Home-schooled runner seeks to compete for private school

A home-schooled student and cross country standout has gone to court to challenge a Maine Principals' Association rule that bars him from competing for a private-school team.

Douglas Pelletier is permitted to run for a public-school team in his case, Wells High but he wants to compete for a Christian school, Seacoast Christian in South Berwick.

His parents, Sammy and Susan Pelletier, have sought a temporary restraining order in U.S. District Court to allow Douglas and his sister, Laura, a home-schooled eighth-grader, to compete this spring for Seacoast Christian.

''I want to help my brothers and sisters and other home-schoolers in the state and protect the freedoms we always had,'' said Pelletier, who was prevented from competing in high school sports until last year because of a heel injury.

Pelletier will run track and cross country next fall for the U.S. Military Academy. He was unbeaten during his first high school cross country season last fall, winning the Class D state and regional championships with Seacoast Christian.

The Pelletiers' lawyer, Stephen Whiting of Portland, said that until this year the Pelletiers competed for Seacoast Christian with no problems. An older daughter, Samantha, ran with Seacoast Christian and is now competing for Liberty University in Virginia.

But Richard Durost, executive director of the MPA, warned schools in November that their eligibility to compete would be threatened if they allowed home-schooled students to participate on private-school teams.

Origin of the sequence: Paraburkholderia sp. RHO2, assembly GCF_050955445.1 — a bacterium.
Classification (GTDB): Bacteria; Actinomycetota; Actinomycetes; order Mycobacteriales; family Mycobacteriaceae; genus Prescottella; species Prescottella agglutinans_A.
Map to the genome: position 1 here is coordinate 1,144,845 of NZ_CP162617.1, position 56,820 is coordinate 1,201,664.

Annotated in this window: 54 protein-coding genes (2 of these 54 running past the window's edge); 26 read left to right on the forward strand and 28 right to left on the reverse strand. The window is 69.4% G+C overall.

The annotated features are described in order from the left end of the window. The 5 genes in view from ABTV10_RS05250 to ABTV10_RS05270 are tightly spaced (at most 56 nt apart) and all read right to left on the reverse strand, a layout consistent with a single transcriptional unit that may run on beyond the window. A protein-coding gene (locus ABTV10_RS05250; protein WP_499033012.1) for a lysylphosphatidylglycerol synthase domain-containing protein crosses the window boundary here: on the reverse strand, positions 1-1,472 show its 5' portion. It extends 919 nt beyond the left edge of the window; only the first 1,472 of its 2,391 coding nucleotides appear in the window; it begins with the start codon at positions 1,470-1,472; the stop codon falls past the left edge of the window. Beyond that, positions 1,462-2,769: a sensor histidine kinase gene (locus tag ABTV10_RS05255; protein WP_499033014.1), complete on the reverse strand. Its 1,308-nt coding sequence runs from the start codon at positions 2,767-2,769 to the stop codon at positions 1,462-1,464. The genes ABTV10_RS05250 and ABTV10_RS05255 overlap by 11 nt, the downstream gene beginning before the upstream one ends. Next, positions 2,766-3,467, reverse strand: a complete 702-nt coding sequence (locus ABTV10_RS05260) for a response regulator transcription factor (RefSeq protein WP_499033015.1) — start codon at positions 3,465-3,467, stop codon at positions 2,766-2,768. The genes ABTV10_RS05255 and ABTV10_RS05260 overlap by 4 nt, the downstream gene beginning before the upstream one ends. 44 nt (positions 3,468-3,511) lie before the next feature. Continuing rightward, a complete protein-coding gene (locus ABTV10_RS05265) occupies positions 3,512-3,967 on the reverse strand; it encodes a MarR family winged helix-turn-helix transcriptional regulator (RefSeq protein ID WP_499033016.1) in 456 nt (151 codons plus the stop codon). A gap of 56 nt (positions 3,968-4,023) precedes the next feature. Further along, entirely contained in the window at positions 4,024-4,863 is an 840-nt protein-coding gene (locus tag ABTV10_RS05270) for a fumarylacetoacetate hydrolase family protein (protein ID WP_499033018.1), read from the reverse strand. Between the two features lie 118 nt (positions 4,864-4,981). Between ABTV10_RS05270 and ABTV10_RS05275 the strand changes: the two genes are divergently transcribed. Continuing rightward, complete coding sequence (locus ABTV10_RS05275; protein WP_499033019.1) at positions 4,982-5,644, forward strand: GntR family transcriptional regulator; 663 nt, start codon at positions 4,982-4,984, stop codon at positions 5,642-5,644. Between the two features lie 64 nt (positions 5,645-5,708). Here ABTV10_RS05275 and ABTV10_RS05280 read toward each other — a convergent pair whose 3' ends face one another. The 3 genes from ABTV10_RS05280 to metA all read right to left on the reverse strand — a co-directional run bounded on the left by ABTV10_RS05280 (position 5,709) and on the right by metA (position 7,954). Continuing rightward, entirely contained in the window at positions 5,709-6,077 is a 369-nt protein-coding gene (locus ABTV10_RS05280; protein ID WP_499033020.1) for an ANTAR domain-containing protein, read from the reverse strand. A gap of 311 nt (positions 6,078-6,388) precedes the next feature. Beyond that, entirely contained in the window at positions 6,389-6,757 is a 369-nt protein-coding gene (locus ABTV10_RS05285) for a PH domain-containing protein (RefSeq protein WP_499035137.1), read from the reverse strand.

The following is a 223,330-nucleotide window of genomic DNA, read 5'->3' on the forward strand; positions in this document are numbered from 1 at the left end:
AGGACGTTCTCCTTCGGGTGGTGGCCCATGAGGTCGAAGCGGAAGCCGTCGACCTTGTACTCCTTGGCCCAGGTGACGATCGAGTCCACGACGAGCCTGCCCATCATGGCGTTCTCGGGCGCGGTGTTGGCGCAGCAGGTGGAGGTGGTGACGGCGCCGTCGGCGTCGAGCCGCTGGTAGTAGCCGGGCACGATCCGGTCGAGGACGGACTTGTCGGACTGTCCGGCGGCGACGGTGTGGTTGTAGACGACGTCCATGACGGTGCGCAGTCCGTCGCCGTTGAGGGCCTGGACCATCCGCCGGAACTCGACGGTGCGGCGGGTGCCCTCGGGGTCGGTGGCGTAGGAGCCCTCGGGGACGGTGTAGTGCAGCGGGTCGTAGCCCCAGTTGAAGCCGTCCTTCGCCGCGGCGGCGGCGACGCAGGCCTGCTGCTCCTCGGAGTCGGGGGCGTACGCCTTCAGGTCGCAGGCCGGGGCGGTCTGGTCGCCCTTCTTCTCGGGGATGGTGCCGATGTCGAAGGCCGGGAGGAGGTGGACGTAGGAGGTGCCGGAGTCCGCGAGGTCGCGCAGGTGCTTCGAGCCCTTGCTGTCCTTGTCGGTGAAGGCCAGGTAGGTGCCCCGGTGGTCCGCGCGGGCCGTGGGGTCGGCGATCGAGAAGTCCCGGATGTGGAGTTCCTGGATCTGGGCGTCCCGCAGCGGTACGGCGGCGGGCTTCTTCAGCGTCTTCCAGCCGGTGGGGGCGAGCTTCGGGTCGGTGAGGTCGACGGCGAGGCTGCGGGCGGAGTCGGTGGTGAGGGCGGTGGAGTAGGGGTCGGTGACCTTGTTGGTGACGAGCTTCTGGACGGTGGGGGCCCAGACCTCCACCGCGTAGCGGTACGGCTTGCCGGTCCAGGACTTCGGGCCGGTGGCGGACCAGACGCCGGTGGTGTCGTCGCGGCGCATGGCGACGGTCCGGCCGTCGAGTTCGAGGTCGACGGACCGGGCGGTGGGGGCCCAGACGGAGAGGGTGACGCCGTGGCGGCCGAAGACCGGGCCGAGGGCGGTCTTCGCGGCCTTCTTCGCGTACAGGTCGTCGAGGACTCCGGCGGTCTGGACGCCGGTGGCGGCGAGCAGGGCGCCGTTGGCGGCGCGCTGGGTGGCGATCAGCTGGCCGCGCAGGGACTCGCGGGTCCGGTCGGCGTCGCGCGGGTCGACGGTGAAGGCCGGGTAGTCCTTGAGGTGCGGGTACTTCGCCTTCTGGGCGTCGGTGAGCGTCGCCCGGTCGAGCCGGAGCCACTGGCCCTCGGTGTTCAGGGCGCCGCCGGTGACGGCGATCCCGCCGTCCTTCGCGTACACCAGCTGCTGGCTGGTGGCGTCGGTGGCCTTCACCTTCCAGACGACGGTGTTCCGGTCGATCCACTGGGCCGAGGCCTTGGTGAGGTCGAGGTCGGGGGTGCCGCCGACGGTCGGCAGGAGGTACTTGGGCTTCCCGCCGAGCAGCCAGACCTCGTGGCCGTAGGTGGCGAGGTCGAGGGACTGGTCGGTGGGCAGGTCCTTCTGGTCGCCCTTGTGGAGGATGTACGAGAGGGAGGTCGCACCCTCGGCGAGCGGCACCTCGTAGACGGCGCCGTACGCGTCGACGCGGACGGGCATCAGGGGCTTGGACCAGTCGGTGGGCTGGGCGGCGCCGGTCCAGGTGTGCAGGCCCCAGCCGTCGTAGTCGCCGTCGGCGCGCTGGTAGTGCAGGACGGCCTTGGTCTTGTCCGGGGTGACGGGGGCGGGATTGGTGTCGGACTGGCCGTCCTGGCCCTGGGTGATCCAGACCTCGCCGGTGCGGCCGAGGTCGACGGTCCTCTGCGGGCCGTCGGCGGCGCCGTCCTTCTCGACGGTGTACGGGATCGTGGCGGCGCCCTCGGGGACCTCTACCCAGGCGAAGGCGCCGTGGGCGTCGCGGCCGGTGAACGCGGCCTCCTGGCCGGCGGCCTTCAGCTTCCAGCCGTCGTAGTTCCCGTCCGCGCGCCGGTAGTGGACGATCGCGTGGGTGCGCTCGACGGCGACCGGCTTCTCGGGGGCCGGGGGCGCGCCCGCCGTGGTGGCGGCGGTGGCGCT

The MPA rule has been in place since 1995, when the Legislature passed a law that requires public schools to allow home-schooled students in their districts to participate in sports and other extracurricular activities, said Margaret Coughlin LePage, a lawyer representing the MPA.

LePage said the MPA decided against home-schooled students on private-school teams because it would give a choice that public-school kids wouldn't have and would provide an unfair advantage to some private schools, leading to abuse of the recruiting rules.

''If a particular home-schooler wanted a particular ice hockey program, it was a choice a public schooler did not have,'' LePage said.

The Pelletiers' lawyer, Stephen Whiting, said Seacoast Christian initially consulted with the MPA and was told that home-schooled athletes would be allowed if they met the school's eligibility requirements.

Whiting said the MPA's ban ''just came out of the blue.''

''It really is petty and it seems like a Little League parent's sort of mentality here.... 'We don't want these home-schoolers on these private-school teams because they might beat us.' It seems so small,'' Whiting said.

At issue, said Whiting, is religious freedom and a family's constitutional right to bring up and educate children the way they believe is best.

''(The Pelletiers) particularly want to send their children to a religious private school and the MPA essentially won't let them and is requiring them to send their kids to a public school or bar them from competing in athletics,'' Whiting said.

LePage said high school athletics are not a significant enough activity to be constitutionally guaranteed and participation in sports is voluntary.